Across the western United States, some 100 large fires (and numerous smaller fires) are burning or have burned more than 4.7 million hectares (1.9 million acres), according to NASA. This year is shaping up to be one of the worst fire years with some of the largest fires ever recorded, and it could continue to get worse.
Despite some of the largest fires having been contained over the weekend, six new large fires were reported in Idaho, Nevada, and Oregon – and the weather is not showing any sign of reprieve. As NASA reports, warmer than average temperatures paired with diurnal winds and marginal overnight humidity make it unlikely that the fires will die down soon. Plus, a severe weather front could bring more lightning strikes – and with them, more fire starts – in already dry states like Montana and Wyoming.
Earlier this month, President Trump laid blame for California’s wildfire crisis on the state’s environmental policy, tweeting government officials “must allow the Free Flow of the vast amounts of water coming from the North” to be used for “fires, farming and everything else,” a claim that has been widely disputed and ridiculed.
According to the US Forest Service, the intense 2018 fire season has less to do with how water is being used, and more to do with a climate that isn’t producing as much as it should. A lack of rainfall during the summer months was one of the biggest contributors to forest areas being burned by wildfire, according to a new multi-agency study published in the Proceedings of the National Academy of Sciences.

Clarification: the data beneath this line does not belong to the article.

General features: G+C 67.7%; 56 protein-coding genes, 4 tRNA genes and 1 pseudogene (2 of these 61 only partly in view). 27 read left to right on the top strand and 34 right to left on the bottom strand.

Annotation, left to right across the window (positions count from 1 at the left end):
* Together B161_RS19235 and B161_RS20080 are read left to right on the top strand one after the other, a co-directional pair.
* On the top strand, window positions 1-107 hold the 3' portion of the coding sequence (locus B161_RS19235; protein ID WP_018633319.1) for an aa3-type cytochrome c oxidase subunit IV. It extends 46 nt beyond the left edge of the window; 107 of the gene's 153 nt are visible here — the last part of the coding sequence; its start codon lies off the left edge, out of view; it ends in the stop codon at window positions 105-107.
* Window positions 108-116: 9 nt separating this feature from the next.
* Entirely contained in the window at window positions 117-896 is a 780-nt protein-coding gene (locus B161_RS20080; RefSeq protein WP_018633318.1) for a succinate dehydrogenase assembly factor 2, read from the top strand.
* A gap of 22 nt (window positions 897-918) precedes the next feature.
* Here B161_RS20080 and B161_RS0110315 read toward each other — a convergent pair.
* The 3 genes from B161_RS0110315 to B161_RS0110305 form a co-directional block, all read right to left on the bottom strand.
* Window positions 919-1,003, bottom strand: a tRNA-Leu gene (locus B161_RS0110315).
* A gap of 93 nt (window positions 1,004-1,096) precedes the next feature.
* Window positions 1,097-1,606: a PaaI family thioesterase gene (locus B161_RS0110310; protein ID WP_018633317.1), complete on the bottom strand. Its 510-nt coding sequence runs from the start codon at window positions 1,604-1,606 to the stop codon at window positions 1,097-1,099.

“The number and size of large wildfires have increased dramatically in the western United States during the past three decades,” the agency said in a statement. “Contrary to previous understanding, new research shows that significant declines in summer precipitation and lengthening dry spells during summer are major drivers of the increase in fire activity."
Eight people have died this year in California wildfires alone with hundreds of homes reduced to smoldering ashes, while tens of thousands have been evacuated across the country – and the fires don’t just affect people nearby. A Washington, DC radio station reported smoke from California’s fires had drifted some 4,800 kilometers (3,000 miles) reaching the DC Metro area, and a time-lapse gif released by NASA shows just how that smoke moves across the west to east jet stream, polluting air over each region as it spreads.
According to NASA, smoke from any type of wildfire is dangerous and burning materials that contain carbon gives off a mixture of particles and chemicals. All wildfire smoke contains carbon monoxide, carbon dioxide, and particulate matter (or soot) but can also contain chemicals found in whatever is being burned, including acid gases, sulfur dioxide, nitrogen oxides, and polycyclic aromatic hydrocarbons (PAHs).